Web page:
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Re: Slow disk performance (was: Re: install help 6400/200)

Michael, thank you for the corrections. I have some comments may also be useful for those considering an old PowerMac as a Debian platform.

Now I am building a Debian high performance server using an 8500 as the base system, and I hope the experience help people trying to use Debian on the PowerMac for similar tasks.

This same machine supports a ten-fold increase in transfer rates using
newer SCSI appliances. The 9500 provides 6 PCI slots and two of them are
64 bit wide.

Errmm.. no, the 9x00 series have no 64-bit slots. Those were the
first-generation PCI machines. You're a generation too far :-).
You are absolutely right, only 32 bit PCI. I am sorry for the imprecise comment. I got confused because for most high performance peripherals is recommended to use slots 1 and 4. These are the first on each of the 9500 PCI buses, and ensure better throughput (I do not know the reason.)

Just add a good SCSI card (Ultra-2 LVD or Ultra160) and a
newer disk to see real (not bus nominal) transfer speeds of 25-40 Mb/s.

Or an IDE card, for that matter. I get close to 15 MB/s on a (now rather
old) 10 Gig Maxtor 7200 rpm disk with a Promise Ultra/66.

You are right. I did not mention IDE because it usually blocks the system for too much time during disk operations.

I have no experience with IDE on PowerMacs, but on PCs a single large-file copy is a sure way to slow down the system to a crawl. This is not a problem on most workstations, but for a server with more then minimal traffic it may be a real concern.

Here an advice based on system usage: for most workstations an IDE drive will deliver cheap performance. For a budget-minded server it may be better to use a cheap scsi drive, even if its slower than the IDE. The scsi system will perform better when several tasks need to cohexist and do lots of disk operations.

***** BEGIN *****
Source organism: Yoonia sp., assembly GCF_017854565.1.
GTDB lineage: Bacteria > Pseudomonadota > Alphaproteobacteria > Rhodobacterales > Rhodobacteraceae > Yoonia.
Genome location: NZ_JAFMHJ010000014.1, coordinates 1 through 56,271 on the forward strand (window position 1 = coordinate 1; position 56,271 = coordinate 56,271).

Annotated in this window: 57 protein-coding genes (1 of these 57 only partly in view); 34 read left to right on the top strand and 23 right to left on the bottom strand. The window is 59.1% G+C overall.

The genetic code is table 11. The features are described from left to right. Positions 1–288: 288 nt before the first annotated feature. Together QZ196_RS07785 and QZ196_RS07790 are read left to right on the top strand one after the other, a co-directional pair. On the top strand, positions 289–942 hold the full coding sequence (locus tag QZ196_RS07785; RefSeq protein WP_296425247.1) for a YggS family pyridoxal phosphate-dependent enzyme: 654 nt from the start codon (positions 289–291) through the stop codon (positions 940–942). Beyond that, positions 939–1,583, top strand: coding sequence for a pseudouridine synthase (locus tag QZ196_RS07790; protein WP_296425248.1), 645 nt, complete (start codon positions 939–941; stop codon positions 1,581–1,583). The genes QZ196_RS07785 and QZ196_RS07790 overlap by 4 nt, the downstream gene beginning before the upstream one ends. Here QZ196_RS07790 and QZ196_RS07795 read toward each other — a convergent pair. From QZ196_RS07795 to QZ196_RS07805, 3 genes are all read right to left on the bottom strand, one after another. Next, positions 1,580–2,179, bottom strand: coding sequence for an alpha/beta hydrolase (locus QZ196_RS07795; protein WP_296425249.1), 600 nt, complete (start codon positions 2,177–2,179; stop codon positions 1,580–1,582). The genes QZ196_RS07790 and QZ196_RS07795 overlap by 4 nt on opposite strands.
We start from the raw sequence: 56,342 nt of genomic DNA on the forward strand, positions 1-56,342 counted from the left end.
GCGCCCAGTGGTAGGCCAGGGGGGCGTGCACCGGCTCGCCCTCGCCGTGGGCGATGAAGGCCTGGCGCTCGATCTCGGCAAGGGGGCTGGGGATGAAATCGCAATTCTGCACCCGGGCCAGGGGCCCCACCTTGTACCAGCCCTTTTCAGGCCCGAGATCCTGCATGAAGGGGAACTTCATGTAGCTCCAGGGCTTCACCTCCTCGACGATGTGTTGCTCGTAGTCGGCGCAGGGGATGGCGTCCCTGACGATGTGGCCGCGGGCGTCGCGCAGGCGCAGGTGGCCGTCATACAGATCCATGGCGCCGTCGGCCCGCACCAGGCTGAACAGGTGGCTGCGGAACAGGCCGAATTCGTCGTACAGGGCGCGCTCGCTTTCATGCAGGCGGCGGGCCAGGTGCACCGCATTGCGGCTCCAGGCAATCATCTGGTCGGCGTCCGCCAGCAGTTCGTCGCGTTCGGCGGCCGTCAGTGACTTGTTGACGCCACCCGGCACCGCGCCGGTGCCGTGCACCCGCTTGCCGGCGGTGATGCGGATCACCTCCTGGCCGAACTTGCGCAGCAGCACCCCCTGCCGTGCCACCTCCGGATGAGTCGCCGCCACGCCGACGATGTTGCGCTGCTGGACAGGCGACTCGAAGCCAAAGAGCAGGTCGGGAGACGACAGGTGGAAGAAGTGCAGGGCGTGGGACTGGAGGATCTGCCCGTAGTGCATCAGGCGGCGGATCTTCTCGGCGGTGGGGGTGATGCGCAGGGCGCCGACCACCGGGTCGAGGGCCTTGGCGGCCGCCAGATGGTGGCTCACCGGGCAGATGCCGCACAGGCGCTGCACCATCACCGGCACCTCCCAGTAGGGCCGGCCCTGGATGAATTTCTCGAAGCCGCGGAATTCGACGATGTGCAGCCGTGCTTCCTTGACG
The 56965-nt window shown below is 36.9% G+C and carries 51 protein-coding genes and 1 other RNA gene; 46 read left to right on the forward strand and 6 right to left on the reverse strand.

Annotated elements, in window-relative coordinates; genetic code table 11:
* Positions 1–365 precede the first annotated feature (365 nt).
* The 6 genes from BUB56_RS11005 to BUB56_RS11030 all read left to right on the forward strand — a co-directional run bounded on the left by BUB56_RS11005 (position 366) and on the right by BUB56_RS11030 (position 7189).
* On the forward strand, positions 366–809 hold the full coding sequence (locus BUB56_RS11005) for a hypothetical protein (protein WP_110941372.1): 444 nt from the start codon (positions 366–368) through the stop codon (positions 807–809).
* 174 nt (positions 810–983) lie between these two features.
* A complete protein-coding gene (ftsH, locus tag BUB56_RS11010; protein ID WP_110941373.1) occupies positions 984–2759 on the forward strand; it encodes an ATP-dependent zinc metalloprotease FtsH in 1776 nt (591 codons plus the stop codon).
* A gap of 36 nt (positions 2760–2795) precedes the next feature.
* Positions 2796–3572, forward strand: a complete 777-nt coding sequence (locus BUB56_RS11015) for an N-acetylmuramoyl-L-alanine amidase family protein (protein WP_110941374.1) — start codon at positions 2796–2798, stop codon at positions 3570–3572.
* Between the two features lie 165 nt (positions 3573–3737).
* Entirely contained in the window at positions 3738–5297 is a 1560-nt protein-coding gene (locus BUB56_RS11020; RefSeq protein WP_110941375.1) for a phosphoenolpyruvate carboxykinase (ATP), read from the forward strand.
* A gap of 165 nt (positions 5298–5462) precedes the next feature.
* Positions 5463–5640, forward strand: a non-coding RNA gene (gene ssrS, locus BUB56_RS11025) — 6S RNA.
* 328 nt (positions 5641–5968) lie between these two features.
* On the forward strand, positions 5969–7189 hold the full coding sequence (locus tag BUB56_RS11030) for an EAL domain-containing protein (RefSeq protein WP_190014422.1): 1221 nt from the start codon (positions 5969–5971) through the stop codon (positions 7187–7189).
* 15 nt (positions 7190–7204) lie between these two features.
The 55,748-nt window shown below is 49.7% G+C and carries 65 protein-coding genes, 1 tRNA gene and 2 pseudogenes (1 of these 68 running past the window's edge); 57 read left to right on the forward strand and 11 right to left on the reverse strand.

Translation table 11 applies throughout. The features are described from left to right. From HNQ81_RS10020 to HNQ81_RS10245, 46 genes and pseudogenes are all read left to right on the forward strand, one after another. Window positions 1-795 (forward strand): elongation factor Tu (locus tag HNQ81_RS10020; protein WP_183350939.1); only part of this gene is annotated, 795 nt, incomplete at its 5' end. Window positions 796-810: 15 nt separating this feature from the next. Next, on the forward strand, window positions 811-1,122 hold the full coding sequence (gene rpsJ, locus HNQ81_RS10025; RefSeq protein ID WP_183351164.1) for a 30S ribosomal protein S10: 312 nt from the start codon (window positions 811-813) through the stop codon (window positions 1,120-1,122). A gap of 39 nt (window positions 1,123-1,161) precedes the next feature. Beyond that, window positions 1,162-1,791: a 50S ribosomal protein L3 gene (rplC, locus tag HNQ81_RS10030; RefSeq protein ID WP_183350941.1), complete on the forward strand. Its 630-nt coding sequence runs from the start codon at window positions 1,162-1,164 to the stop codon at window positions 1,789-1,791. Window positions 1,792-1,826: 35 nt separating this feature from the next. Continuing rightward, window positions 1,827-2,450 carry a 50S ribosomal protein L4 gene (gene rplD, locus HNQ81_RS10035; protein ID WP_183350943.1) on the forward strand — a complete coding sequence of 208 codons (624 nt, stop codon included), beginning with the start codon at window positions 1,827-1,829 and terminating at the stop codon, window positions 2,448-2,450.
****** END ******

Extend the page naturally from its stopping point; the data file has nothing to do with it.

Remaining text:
Of course those who can afford Ultra2 or Ultra160 mirrored-controller striped-disk systems will experience stunning results for any kind of disk usage.

Some disk controllers even provide striping features, letting you read
file fragments in parallel from different physical disks. Some setups
deliver sustained 130 Mb/s read data rates.

You will never get that much (supposing you mean 130 MB/s). For one, a
single disk today will not go above maybe 40 MB/s. Anything above can
only be obtained with expensive high-end RAID systems; and then you're
starting to hit the limits of your storage attachment system, be it
SCSI/320, Ultra/133 for IDE, or Fibre Channel (1 or 2 Gbit/s).

Yes, with a high end single disk/controller, 30/40 MB/s is the norm.

I sounds like madness, but an 9500 can handle mirrored controllers on its dual PCI buses. Some performance addicted have tried 4-disk setups where each controller handle a striped volume set with stunning results!

On limiting the madness: 32bit PCI can not handle Ultra160 throughput with striped volumes. A pair of high performance disks connected to a single controller will certainly saturate the PCI bus on read operations (peaks of 60-70 MB/s).

I am trying to reach these performance levels on my 8500, but I am still doing reserch on Linux (Debian) compatible hardware.

Coming back to the 9500, you'll also hit the limit of that system's PCI
buses, which can do (according to Apple's doc: see technote 1008) a
maximum of 80 MB/s under optimal conditions.
Right, 80MB/s on each bus. The 9500 has 2 "bandit" chips, each handling one of the PCI buses.

The 9500 has an additional problem, because its 512 Kb L2 cache is soldered
in the mainboard and can't be replaced, but usually it is a good quality

Sure about that? All the other first-gen systems have their L2 cache on
a DIMM....
All but the 9500 (with the soldered cache) and the mach5 9600s (where the L2 cache was dropped because the chip comes with a large on-chip cache, like the G3).



Michel Lanners                 |  " Read Philosophy.  Study Art.
23, Rue Paul Henkes            |    Ask Questions.  Make Mistakes.
L-1710 Luxembourg              |
email   mlan@cpu.lu            |
http://www.cpu.lu/~mlan        |                     Learn Always. "


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